While the public’s attention has been focused on the Senate’s capitulation to Bill Clinton, another surrender has been taking place in the House, where some members are whining and complaining about a proposed U.S. military deployment to Kosovo, but are doing virtually nothing about it. Just over four years ago the Republicans took control of the House by promising to implement a Contract with America that included a prohibition on foreign command of U.S. troops. Today, U.S. troops are going under foreign command in Kosovo.
Rep. Spencer Bachus, R-AL, is pushing a letter to Clinton, signed by a couple dozen House members protesting foreign command. Rep. Tillie Fowler, R-FL, is promoting a bill protesting the deployment itself, but most House members don’t want to appear to be against “peace.” They don’t want to appear to be undermining our troops in the field, who are already under NATO command in Bosnia and under foreign U.N. command in Macedonia.
The Pentagon is also rolling over. At a press briefing, Navy Captain Michael Doubleday was asked the point blank question: “Would it be acceptable to the United States for American forces to serve under a foreign ground commander in Kosovo?” Taking the White House line, he responded, ” I would only point out that the Supreme Allied Commander in Europe is an American. The chain of command in Europe in the Southern Region runs through another American four-star officer, Admiral John Ellis. There are many examples of U.S. forces operating with allies in a variety of circumstances where a U.S. commander is not in operational control.”
These “circumstances” require serious scrutiny. We need a list of those areas in which foreign commanders have taken charge of American soldiers. The only other case that is apparent is Macedonia, where Captain Doubleday noted that “the United States has been providing a unit [and] we have always been under the operational control of the U.N. commander there, who is normally from one of the Scandinavian countries.”
In Kosovo, the operation will be run through NATO, whose Secretary-General, Javier Solana, is a Spanish socialist. All NATO military commanders, including Americans, serve under him. So, despite Captain Doubleday’s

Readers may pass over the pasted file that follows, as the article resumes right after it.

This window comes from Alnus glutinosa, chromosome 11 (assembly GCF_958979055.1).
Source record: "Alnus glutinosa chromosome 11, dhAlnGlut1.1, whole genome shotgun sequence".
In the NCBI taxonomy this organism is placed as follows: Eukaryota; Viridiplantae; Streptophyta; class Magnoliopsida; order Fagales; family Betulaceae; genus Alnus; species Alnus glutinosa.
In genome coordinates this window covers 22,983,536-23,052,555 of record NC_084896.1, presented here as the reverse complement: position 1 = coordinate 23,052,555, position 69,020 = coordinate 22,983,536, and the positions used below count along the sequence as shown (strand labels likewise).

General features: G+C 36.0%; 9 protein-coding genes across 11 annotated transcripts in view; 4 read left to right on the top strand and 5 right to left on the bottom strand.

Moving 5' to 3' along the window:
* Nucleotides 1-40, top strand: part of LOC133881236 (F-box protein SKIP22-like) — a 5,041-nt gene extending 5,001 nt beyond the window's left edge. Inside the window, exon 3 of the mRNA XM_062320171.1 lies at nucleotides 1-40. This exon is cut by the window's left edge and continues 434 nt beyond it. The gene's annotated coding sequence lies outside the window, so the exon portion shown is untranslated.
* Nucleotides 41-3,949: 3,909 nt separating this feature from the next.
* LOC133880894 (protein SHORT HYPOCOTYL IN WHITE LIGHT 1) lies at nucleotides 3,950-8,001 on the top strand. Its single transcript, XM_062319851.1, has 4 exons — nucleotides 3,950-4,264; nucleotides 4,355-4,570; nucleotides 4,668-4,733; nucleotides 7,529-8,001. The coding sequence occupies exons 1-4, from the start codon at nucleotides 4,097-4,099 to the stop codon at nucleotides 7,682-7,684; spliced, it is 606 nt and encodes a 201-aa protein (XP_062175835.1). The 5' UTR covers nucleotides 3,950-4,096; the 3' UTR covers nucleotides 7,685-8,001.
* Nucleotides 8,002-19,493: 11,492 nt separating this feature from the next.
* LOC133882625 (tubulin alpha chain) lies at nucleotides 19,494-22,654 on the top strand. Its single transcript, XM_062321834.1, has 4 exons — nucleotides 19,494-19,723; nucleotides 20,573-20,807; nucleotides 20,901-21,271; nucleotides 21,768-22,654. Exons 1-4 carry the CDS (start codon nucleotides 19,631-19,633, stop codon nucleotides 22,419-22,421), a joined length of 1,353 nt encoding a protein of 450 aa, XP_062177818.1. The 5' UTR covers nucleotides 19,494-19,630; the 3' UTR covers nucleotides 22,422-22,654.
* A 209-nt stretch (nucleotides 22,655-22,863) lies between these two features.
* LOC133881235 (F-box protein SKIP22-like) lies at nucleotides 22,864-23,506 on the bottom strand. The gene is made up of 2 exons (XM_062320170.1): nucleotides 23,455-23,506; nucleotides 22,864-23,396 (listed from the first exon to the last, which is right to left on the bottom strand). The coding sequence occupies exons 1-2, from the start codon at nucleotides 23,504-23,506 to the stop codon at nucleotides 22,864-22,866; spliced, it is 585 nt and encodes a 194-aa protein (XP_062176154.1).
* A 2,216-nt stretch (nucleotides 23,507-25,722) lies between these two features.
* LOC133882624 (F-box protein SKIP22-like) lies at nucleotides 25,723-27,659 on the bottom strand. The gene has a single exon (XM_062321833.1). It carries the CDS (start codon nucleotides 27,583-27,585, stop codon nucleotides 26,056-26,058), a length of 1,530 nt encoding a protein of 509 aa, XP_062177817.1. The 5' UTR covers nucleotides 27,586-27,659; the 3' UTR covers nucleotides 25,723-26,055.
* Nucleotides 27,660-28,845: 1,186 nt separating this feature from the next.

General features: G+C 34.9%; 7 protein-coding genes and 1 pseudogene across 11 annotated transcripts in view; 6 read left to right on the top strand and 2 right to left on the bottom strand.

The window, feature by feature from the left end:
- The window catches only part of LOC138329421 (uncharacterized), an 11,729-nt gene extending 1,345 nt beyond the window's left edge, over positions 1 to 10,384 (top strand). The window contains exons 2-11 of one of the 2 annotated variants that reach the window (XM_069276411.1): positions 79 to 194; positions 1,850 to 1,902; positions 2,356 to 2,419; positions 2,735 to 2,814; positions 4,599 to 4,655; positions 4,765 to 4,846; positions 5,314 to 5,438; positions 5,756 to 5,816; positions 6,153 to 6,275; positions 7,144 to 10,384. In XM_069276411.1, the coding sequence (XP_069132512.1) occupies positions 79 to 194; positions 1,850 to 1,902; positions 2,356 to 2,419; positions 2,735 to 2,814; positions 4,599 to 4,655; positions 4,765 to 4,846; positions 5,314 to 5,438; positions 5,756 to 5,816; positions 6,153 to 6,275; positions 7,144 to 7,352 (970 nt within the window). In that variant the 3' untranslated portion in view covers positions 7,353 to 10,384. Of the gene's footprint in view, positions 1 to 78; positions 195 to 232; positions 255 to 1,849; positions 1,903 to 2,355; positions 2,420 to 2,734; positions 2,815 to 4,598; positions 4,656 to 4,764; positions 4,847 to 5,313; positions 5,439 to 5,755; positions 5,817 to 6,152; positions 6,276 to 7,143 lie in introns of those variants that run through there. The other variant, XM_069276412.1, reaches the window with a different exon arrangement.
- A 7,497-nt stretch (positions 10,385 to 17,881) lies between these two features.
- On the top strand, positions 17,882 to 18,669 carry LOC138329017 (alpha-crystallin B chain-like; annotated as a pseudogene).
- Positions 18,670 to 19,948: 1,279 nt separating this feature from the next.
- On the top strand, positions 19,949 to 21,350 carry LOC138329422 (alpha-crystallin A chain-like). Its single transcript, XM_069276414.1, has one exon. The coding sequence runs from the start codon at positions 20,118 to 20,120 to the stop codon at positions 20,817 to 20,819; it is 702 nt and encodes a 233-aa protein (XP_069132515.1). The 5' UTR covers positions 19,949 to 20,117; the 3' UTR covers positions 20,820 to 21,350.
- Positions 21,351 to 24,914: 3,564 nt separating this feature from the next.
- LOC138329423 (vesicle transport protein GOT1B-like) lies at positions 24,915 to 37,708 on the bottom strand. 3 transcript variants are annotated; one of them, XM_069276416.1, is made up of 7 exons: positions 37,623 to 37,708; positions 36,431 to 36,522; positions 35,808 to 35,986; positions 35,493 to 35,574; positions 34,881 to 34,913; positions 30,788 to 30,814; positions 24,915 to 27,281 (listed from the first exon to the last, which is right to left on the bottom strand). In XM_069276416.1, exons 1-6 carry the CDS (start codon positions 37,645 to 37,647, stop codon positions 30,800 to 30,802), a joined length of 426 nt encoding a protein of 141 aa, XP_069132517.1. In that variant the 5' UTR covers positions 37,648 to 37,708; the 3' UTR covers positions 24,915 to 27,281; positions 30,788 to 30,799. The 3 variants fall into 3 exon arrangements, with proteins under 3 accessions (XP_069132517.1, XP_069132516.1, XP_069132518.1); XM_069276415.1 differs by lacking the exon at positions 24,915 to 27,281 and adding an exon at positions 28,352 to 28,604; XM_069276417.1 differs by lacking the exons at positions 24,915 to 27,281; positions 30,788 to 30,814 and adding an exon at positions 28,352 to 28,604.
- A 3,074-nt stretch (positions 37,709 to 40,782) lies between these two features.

doubletalk about American admirals and commanders, NATO is, in fact, a
foreign-run and foreign-dominated organization.
The case of U.S. Army Specialist Michael New, who was court-martialed for refusing to wear a U.N. uniform and serve that foreign commander in Macedonia, is still alive in the courts. The White House and the Pentagon know this. They also know that some in Congress raised hell about what happened to Michael New, but failed to stop the practice of prosecuting patriots like him. This sent a message through the ranks.
Congress should be reminded that, under the Constitution, it has
the power to make the rules and regulations for the armed forces, that Clinton becomes Commander-in-Chief “when called into the actual service
of the United States” (that is, when Congress declares war), and that
the Senate has the power to approve top military commanders. The U.N. commander in Macedonia was not approved by the Senate, and the proposed
British commanding general in Kosovo will not be coming before the
Senate for approval, either. So the whole process now under way in Washington is blatantly unconstitutional.
It’s bad enough that Congress has given up its power to declare war. It
has also lost its war-making authority. In 1973, it passed the War Powers Resolution that explicitly gave the president the right to deploy our troops at will, anywhere, and for any reason. Clinton has proven himself adept at using them to wage military actions to cover his backside, such as in the bombing of the aspirin factory in Sudan, when he gave testimony in the Lewinsky scandal.
Clinton is also adept at using our troops for endless and suicidal “peacekeeping” operations. Somalia, Macedonia, Bosnia, and now Kosovo.
This reflects his plan to establish an international army that will eventually
come under the direct control and authority of the U.N.. For the time
being, NATO will be in charge, enforcing U.N. resolutions around the world. It is likely that such a force will be deployed to the Middle East as well, to bring
“peace” to that region.
The sticking point right now is foreign command, a concept that Congress is wary of, and rightly so. This is an opportunity for Congress to reassert its constitutional authority. What’s next? U.S. troops under the “operational control” of Chinese generals? After all, Clinton regards the Chinese as our allies, and U.S. and Peoples Liberation Army troops have already participated in military exercises together. If we are to believe the White House, Clinton has the power to order our troops to report to Chinese military officers and and there’s nothing to stop him. This is false. The Constitution can stop him — if Congress enforces it.
Would someone please call House Speaker Dennis Hastert and ask him whatever became of the Contract with America?
Also, ask him if he supports Chinese command of U.S. troops. If not, ask him how Congress would or could stop it.
His number is 202-225-0600.